Until recently, every publication or presentation on the Arctic tundra began with the observation that the Arctic is warming twice as fast as the global average. Nowadays, that is out of date, we write three times as fast. It is expected that such rapid warming will not be without consequences for the tundra landscape and perhaps even for the entire planet. In a recent publication, all the insights on this subject are listed.
The two most visible changes in the rapidly warming polar regions are the thawing of permafrost and an increase in vegetation. These developments are not unrelated, they strongly influence each other and together they determine the net emission of greenhouse gases. WUR lecturer and researcher Dr. Monique Heijmans has been studying the interaction between these processes on the Siberian tundra since 2007. This month, her review on interactions between vegetation changes and permafrost thaw in the Arctic, co-authored with WUR colleagues Rúna Magnússon and Juul Limpens, was published in Nature Reviews Earth & Environment.
Permafrost is permanently frozen ground whose top layer thaws slightly in summer. Tundra plants take root in this thawed layer and bacteria and fungi live there, converting dead plant matter into nutrients for the plants, but also into gases such as CO2 and methane that contribute to the global greenhouse effect. Warming up causes more greenhouse gases to be released from the soil, warming the climate even more. This intensifying process could change the Arctic so much that the change becomes irreversible: this is called a tipping point.
Not all bad news
Fortunately, it is not all bad news. In the review article, the researchers show that the tundra vegetation in the Arctic is also changing and may possibly slow down the thawing of permafrost. Juul Limpens: "Over large areas of the tundra, the vegetation composition shifts from an open vegetation of mosses and lichens on the ground to a denser vegetation with up to two metres high shrubs." This roof of shrubs shades the ground in summer and creates a cooler microclimate. As a result, the soil heats up less quickly in summer and permafrost thaw is delayed. On the other hand, such shrubs trap a lot of snow in winter, so that the soil under the snow cools less quickly. Where the balance lies between warming in winter and cooling in summer, and how this determines the greenhouse gas emissions of the tundra, requires further research.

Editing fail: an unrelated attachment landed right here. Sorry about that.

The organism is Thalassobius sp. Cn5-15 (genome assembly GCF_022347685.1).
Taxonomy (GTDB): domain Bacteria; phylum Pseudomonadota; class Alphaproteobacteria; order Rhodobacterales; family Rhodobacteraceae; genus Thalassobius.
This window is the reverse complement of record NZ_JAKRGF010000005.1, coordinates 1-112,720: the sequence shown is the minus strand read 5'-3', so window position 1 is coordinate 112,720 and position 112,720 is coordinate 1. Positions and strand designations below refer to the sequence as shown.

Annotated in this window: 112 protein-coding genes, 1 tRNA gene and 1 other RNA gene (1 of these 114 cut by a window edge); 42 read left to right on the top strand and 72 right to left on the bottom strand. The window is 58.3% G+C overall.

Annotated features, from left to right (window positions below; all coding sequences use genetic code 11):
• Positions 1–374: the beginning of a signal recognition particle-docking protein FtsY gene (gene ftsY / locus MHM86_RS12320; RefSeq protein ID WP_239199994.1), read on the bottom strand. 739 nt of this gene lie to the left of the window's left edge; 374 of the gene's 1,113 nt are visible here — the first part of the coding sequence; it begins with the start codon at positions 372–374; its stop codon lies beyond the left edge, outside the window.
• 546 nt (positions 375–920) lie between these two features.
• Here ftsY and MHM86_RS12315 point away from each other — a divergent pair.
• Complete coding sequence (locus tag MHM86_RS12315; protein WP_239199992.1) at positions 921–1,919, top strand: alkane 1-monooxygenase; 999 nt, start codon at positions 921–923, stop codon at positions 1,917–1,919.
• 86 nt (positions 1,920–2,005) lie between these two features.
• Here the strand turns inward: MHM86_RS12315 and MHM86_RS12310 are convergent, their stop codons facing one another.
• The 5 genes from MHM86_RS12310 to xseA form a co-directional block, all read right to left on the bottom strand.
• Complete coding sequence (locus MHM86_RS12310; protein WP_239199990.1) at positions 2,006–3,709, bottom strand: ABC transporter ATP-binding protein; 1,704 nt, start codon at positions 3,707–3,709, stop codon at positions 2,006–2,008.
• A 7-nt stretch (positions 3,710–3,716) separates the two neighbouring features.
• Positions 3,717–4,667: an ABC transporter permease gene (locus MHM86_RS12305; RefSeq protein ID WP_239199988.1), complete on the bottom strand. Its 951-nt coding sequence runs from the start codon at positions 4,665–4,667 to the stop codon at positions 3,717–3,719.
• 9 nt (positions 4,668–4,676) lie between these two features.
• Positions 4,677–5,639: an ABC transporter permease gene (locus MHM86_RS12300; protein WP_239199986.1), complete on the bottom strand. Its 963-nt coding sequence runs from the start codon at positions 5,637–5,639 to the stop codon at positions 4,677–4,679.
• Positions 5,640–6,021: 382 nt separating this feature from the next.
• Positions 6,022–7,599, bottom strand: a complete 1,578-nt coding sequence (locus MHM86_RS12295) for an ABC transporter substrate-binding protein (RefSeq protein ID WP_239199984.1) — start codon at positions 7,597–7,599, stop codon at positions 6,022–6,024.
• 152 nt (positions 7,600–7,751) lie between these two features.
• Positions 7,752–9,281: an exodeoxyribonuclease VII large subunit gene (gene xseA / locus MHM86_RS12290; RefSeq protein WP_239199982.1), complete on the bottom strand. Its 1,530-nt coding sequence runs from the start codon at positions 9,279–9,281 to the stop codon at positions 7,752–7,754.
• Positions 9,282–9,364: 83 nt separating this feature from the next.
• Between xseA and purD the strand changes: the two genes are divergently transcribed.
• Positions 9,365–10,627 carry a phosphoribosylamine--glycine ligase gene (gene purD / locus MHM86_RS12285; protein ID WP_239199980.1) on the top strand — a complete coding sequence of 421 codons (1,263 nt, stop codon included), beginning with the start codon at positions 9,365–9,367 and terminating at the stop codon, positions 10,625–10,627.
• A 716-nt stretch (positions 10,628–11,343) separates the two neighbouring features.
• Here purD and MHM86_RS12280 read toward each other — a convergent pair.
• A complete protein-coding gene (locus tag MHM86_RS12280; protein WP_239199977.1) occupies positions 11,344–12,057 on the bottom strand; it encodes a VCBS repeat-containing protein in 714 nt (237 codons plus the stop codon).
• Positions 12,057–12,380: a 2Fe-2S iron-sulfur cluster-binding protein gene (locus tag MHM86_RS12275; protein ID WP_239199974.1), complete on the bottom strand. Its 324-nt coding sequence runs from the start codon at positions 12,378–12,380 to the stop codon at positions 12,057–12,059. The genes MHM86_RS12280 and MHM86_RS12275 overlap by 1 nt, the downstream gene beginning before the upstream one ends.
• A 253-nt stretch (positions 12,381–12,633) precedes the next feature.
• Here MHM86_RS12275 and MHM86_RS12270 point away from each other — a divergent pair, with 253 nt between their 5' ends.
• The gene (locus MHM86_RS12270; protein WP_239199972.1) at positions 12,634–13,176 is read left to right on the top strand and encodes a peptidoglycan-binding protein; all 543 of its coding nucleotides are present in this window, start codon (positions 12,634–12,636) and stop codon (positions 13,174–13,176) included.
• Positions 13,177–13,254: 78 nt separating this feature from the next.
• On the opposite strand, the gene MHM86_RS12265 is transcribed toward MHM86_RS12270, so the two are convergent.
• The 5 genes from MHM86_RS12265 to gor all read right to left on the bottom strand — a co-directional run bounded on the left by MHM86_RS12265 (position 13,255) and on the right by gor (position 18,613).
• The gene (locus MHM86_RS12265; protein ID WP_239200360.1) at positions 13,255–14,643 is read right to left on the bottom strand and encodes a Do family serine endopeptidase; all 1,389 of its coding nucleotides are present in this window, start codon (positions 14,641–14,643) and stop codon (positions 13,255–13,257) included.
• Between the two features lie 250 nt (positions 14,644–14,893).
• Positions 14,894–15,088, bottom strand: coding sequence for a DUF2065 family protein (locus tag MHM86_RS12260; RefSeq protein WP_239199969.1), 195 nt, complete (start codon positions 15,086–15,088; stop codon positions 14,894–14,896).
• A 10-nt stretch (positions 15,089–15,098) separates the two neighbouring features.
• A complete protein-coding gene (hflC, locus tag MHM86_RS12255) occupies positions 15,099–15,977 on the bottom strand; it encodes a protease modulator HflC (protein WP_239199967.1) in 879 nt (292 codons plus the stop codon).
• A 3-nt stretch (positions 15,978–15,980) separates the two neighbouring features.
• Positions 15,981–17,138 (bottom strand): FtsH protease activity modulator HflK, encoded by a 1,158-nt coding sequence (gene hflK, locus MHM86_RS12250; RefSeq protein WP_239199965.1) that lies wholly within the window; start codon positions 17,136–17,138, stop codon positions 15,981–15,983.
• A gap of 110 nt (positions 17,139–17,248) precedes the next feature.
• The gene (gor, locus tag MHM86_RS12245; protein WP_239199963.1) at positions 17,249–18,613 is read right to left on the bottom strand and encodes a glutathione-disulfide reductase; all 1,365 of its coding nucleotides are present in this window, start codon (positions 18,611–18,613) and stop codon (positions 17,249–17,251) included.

Heijmans and colleagues show that the expansion of shrubs is not equally rapid everywhere. Rúna Magnússon: "The pattern is strongly determined by the presence of ice in the permafrost and the local topography. In well-drained hilly areas with little ice in the permafrost, shrub expansion is predominant. In flat, poorly drained areas, permafrost can contain large amounts of ice, for example in the form of ice lenses or wedges of ice". When these ice layers thaw, the ground literally collapses and the consequences for climate and man are great. The wet depressions release the powerful greenhouse gas methane and the unstable ground has major consequences for the human infrastructure.
All this kind of fairly sudden thawing in ice-rich permafrost is called 'abrupt thawing' or 'thermokarst'. Because the process is sudden, it is difficult to predict.
Monique Heijmans: "So our follow-up research now focuses on better understanding and predicting this abrupt thaw." Due to warming, but also due to disturbance of vegetation or human activity, more thermokarst is to be expected in the future. However, the associated greenhouse gas emissions are not yet factored into climate models.